Interconnected Pathways – January 22, 2020


For this week’s Science Wednesday, we’re joined by Dr. Daniel Zietlow, a scientist-turned-filmmaker at Provare Media (a production company he co-founded with his film partner Ryan Vachon), the National Center for Atmospheric Research, and the University of Colorado Boulder.  Dan is particularly interested in showing science in a way that encourages people to gain an appreciation for humans’ connection with nature.

I’m standing in a wide valley in the Brooks Range.  The colors of late autumn in Arctic Alaska have taken hold of the landscape.  The springy ground is a patchwork of browns and fading orange.  The mountains around me are gray, capped with the white of snow and blending seamlessly into the overcast sky.  It’s quiet except for the river below us and the sound of wind moving through nature.  It’s the type of quiet that reminds me that I’m one of the few humans around for hundreds of miles in any direction.  A quiet that grounds me to our Earth and re-centers my senses.


The team is here today to collect vegetation samples as part of a long-term study of the nutritional landscape of caribou forage.  This particular valley is a thoroughfare for the Central Arctic Herd as they move back and forth between their summer range in the tundra north of the mountains to their winter range south of the mountains where it’s easier to survive the harsh Arctic winters.  As we continue to alter our climate faster than naturally expected, the amount and quality of food available to these caribou is also changing.  This has knock-on consequences across many ecosystems, including the human ecosystem.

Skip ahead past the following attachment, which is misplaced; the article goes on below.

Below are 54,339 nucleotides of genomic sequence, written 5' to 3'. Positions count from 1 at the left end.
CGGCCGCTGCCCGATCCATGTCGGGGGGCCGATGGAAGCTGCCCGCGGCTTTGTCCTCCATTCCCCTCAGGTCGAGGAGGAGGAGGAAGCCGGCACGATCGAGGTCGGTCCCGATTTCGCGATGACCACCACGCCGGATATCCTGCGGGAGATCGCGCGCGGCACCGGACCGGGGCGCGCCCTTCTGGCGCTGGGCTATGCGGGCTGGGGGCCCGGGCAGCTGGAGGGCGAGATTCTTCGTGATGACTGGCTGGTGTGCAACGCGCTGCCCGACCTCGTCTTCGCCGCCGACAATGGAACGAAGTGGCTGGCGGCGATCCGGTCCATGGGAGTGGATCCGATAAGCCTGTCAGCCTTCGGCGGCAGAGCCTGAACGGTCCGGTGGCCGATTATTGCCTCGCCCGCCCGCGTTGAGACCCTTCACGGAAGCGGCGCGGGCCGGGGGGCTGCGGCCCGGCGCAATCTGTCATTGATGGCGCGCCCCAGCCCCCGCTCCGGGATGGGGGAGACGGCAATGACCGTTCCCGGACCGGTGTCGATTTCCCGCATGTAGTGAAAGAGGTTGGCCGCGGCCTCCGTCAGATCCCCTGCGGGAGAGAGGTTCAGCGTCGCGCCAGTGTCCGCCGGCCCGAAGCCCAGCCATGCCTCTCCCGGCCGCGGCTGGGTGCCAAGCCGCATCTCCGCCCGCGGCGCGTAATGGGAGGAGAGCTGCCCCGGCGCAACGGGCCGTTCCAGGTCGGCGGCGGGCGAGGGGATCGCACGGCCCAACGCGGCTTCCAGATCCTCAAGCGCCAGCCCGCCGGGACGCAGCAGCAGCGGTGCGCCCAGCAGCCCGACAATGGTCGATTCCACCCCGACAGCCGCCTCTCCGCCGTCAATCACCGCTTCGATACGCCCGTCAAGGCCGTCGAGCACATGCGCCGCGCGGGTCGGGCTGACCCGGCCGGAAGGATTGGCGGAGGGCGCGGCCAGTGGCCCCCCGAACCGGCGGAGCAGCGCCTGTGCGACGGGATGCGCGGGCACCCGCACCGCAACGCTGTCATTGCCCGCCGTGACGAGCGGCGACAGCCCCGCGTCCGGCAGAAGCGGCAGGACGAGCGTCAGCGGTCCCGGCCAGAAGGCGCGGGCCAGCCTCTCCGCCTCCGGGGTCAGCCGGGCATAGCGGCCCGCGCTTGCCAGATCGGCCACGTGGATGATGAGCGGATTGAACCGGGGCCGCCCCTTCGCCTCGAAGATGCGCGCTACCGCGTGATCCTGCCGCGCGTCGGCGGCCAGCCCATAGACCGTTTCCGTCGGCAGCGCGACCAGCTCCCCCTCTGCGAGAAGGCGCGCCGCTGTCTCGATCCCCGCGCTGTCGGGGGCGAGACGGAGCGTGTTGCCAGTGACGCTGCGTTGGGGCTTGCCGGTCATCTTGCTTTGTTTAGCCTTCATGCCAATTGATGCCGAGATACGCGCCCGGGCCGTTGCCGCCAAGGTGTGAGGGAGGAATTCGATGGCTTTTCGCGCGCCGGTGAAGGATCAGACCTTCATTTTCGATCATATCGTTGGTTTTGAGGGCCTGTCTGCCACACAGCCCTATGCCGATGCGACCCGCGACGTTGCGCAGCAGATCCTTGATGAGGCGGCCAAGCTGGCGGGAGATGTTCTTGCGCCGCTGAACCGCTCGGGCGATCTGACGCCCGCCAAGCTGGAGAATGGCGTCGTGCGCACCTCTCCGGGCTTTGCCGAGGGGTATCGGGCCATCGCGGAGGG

The interconnectedness of Earth systems, including humans, is one of my favorite stories to explore.  Being outside doing fieldwork is always a great way to remind myself that nothing happens in isolation.  Water, air, soils, etc. are constantly interacting through different pathways.  As I’m standing in this valley of the Brooks Range, I’m strongly remind of these interconnected pathways, not as a scientist, but as a filmmaker working on a developing youth-education show, Adventures in Science.


I wound up in that valley because a few years ago, I decided to make the transition from full-time scientist to full-time science filmmaker.  As I was finishing my Ph.D. dissertation, I kept noticing a common occurrence: I would venture out into the field to do some science research to learn something new and cool about our Earth, and I’d bring my camera.  I wanted to take photos, take videos, write, do something that would make the work we do as Earth scientists more accessible to someone not all that keen on hauling themselves up the side of a mountain in the Himalaya (for example).


When I started graduate school, I thought getting a Ph.D. in the sciences meant I was bound to be an academic doing research in a laboratory or teaching at a university.  Both very fine choices.  After finishing, though, I realized that there are so many pathways out there through the sciences.  Studying science is really about training yourself to observe the world around you, asking some questions on why something works the way it does, and then being curious enough to hunt down a means of answering said questions.  And when I realized I could make a career out of combining science, art, and the outdoors?  Sold—an interconnection of my own pathways about which I care the most.


Information from the U.S. Fish and Wildlife Service on Alaskan caribou:


A really rad book about the interconnectedness of our Earth written by indigenous scientist Dr. Robin Wall Kimmerer:


More information on Adventures in Science can be found on our Provare Media website: